Maria Lutgarda Glorioso
As my Hackworth Fellowship draws to a close, I reflect upon my last year and all of the interactions I have had during my undergraduate career. How have I engaged in civil discourse? Have my interactions changed? Do I have the humility to listen? Have I empowered others to speak? After co-hosting a free speech and civil discourse panel with W. Kamau Bell, I realized I haven’t quite reflected on myself and where I stand after all of these blog posts, events, and dinners. Mr. Bell planted four major seeds in my mind that have been germinating the last few days. I want to share them with you to nurture in your mind. I hope that these will help situate you in a place better equipped to handle conversations with diverse opinions and backgrounds.
- You have to fail. If you were to take any skill you learned as a child and extrapolate the primary lesson from it, you would learn that failing is key to getting better. You can’t simply walk into a conversation and expect civil discourse to happen. You will be uncomfortable. They will be uncomfortable. You will stumble, trip, and fall and that’s okay. You will learn. Kamau Bell claimed he wasn’t born funny. He learned to be the way that he is from his life experiences. Similarly, we can’t walk into a conversation and learn to talk to all types of people in a civic manner. Your experiences will culminate to better prepare you to handle those types of conversations. Even when you feel experienced at it, stumbling will still happen. And that, too, is okay.
A great example of this can be seen on W. Kamau Bell’s CNN show United Shades of America. He uses comedy to diffuse tension and bring comfort out in others. Most times it works and Kamau and his subject can laugh together. Other times, he gets awkward stares from people that don’t get it or don’t want to engage- and that is fine.
- It’s about working a crowd. During our Panel, Mr. Bell said, time and time again, that you can’t get in a room and say, “Okay we’re going to have civil discourse now” and expect it to happen. As a comedian, he has to create a space and work his audience to establish civil discourse. In United Shades of Color, he comes into these spaces with producers, cameramen, lighting specialists, makeup artists, and so on. They manufacture a space where participants are cognizant of the conversations that they are going to have. Making civil discourse happen is not a lazy feat.
Sometimes it may appear effortless but that’s only when things align perfectly. Most times, you have to actively pursue a space and conversation and continuously work at it. You can’t give up. We are plagued with apathy and cynicism. We give up too much, too quickly.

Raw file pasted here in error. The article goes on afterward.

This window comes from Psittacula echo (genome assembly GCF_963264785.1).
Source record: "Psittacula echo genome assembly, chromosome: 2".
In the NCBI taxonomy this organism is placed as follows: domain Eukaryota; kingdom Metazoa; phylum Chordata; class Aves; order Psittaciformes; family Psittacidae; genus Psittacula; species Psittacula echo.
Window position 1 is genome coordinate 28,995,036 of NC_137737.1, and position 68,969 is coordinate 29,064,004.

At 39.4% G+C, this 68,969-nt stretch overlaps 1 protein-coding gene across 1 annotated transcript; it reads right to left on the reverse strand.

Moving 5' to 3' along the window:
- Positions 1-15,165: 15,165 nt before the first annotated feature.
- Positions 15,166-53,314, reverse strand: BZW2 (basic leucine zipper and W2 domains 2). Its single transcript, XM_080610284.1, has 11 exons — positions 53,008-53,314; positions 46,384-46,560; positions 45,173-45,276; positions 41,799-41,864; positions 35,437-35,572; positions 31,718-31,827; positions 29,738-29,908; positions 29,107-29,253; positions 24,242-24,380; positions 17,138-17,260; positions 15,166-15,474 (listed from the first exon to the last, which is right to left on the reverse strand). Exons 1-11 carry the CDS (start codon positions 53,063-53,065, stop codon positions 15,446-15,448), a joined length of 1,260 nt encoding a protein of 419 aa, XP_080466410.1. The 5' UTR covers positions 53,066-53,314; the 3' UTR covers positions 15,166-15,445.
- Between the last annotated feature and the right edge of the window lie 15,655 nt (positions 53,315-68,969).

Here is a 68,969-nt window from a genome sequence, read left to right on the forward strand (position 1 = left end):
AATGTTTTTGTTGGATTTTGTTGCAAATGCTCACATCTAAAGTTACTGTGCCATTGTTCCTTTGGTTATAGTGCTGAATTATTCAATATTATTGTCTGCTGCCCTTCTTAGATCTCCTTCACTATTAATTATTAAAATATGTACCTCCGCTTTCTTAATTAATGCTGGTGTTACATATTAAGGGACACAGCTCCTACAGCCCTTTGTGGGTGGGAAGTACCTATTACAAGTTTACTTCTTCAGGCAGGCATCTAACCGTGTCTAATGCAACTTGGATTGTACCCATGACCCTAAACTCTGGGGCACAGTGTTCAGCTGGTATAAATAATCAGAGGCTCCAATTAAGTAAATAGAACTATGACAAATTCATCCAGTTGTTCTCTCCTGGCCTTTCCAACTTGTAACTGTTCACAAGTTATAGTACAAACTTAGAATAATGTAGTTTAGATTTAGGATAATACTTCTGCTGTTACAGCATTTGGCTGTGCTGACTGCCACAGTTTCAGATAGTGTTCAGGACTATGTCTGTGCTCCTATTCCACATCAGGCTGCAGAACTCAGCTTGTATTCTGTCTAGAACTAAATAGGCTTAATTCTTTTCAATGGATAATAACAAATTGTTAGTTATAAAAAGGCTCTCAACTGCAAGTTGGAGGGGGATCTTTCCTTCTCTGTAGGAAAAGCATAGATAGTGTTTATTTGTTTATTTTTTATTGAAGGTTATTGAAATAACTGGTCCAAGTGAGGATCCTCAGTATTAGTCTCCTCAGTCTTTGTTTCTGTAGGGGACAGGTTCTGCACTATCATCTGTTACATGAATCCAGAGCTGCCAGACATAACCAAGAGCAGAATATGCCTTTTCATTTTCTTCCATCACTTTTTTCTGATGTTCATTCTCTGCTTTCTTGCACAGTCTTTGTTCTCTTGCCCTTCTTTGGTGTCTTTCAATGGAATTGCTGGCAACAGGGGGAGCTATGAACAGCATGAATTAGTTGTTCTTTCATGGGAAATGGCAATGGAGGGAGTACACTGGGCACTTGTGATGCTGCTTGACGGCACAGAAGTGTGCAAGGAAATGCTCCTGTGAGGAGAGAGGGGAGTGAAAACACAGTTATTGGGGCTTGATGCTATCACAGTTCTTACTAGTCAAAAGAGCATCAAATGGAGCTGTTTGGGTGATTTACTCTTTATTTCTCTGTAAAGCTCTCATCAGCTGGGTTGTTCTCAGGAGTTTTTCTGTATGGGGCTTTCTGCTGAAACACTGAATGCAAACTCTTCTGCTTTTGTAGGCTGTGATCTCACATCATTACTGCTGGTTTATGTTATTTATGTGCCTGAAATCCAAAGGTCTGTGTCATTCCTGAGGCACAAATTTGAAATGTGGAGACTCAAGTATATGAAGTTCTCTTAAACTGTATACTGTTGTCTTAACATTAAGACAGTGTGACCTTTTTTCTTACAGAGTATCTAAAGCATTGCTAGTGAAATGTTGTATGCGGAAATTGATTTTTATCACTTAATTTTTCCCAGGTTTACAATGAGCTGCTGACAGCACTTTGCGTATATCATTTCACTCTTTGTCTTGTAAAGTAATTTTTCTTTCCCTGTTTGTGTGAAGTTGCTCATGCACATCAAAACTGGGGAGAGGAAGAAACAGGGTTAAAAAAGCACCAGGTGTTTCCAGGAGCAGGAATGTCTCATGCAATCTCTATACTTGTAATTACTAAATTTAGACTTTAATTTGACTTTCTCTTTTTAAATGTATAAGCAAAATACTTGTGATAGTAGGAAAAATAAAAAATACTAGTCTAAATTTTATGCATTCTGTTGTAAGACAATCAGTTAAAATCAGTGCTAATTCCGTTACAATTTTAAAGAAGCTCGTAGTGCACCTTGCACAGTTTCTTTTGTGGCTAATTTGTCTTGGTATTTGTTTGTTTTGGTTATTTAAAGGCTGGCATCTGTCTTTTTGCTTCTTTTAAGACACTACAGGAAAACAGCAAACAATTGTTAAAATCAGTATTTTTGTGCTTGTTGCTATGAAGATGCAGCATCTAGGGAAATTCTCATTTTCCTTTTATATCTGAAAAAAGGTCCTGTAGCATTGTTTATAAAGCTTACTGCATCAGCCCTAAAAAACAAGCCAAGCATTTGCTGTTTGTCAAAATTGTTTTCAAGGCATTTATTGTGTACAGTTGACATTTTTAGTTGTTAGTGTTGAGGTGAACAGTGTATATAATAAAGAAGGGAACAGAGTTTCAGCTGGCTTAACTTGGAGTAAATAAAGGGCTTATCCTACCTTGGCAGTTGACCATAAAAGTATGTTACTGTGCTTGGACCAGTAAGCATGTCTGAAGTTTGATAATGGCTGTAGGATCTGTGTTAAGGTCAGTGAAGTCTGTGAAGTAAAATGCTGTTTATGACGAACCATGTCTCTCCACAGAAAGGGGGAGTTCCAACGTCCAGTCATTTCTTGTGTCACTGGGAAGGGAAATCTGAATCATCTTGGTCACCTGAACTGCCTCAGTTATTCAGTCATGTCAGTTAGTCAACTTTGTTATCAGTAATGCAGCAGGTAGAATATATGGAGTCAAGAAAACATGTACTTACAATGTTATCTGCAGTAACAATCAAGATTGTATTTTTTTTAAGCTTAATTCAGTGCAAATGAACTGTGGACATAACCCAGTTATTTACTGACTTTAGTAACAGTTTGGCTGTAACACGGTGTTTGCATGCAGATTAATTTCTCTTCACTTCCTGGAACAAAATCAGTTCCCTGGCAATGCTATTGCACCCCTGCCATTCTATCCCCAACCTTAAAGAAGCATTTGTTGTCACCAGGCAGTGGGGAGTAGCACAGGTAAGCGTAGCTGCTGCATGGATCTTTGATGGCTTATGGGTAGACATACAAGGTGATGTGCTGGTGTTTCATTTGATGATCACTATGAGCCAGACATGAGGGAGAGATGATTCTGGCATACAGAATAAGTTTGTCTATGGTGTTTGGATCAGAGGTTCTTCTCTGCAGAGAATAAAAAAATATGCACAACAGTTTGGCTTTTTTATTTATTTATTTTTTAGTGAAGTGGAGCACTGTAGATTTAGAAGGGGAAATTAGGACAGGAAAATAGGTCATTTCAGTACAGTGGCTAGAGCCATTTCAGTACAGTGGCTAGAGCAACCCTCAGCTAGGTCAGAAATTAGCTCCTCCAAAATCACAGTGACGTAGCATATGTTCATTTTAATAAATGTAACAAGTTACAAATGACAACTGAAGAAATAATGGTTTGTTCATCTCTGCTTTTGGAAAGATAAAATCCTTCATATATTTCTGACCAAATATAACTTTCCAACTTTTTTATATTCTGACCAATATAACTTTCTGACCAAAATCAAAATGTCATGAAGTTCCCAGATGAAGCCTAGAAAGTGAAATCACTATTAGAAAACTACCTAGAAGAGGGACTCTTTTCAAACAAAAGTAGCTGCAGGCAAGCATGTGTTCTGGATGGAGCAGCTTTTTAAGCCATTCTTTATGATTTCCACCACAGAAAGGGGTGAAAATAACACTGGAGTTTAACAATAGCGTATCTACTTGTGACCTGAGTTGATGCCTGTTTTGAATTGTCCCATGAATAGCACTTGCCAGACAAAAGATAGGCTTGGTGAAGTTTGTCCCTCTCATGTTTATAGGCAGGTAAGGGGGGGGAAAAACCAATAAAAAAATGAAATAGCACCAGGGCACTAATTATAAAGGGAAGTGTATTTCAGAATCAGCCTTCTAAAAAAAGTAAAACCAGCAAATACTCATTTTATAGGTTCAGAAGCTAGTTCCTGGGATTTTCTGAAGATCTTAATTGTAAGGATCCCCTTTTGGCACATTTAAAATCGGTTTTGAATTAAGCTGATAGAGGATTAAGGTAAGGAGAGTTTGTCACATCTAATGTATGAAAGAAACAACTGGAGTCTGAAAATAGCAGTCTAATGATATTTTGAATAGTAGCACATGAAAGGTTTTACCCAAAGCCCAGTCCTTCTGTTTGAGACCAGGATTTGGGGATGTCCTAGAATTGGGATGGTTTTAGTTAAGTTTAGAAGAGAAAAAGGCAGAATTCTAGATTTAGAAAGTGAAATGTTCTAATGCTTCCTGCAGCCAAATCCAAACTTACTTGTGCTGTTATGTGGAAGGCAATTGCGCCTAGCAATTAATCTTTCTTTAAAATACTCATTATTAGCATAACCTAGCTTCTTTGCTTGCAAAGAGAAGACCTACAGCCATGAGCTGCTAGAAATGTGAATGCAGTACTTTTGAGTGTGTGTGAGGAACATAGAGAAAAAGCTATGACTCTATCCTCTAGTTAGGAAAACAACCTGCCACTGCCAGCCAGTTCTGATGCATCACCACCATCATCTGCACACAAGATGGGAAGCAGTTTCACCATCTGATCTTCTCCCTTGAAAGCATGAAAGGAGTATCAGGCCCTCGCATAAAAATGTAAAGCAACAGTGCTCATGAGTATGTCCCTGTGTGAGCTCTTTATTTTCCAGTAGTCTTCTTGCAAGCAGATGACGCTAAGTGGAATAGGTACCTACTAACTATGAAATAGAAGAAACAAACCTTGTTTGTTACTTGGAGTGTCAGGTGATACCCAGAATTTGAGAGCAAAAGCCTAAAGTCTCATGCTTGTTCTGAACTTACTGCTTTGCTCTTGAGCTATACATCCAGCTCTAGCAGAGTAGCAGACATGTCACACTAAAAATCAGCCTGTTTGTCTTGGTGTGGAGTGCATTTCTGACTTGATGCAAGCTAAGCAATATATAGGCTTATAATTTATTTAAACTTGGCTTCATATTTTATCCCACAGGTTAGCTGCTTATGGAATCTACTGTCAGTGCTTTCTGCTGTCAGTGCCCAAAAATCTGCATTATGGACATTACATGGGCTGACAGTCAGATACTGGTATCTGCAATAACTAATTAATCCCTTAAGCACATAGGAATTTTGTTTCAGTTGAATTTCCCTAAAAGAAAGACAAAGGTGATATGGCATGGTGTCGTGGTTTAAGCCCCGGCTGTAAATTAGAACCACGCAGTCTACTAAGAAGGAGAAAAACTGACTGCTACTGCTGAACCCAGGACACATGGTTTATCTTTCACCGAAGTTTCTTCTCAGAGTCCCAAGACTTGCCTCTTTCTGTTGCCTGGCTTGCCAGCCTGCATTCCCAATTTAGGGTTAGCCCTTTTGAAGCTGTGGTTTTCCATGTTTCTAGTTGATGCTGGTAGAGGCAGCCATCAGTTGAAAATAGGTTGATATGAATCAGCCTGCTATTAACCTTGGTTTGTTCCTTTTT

- Comfort the afflicted and afflict the comfortable. Mr. Bell quoted American humorist and writer, Finley Peter Dunne who said, "... it is the duty of a newspaper to comfort the afflicted and afflict the comfortable." The same can be said for comedy, talking to your family at Thanksgiving, and civil discourse. When you are truly comfortable with engaging in civil discourse, make this your goal. We are familiar and comfortable with our circles that share our beliefs. However, we don’t take to the afflicted. We stop ourselves from engaging with the afflicted because we fear that we may have something to lose or that we will become afflicted. What good does that do your community (and society at large) if we don’t take that chance to comfort our neighbors and fellow community members?
- Don’t take yourself too seriously. I struggle with this the most. The impediment to civil discourse is hurt feelings. There’s no doubt about it. Someone will say something and it insults you as a person. You feel hurt and you don’t want to talk to them anymore. They make you mad and attack your identity so you get defensive. There’s a degree of legitimacy to that. If someone says something offensive to a point where you can’t handle it then okay. But most conversations don’t get to that point. There’s a level of insult that we can handle if we simply don’t take the words to heart.
In United Shades of America’s very first episode, Kamau Bell interviews the KKK. One of the members tells him that interracial marriage is an abomination condemned by God in the Bible. Kamau Bell is married to a white woman and is, thus, in an interracial marriage. Rather than take offense to that statement and attack his foe or walk away, he uses humor to diffuse the tension and asks where interracial marriage stands on a scale of sin in comparison to murder. The KKK says interracial marriage is worse than the sin of murder. As absurd as the example is, it goes to show that if you don’t take yourself too seriously (and the person that is saying hurtful things that appear to be an affront to your identity) that the world won’t end. You can walk away from a conversation in control of your feelings, not letting someone else get the best of you.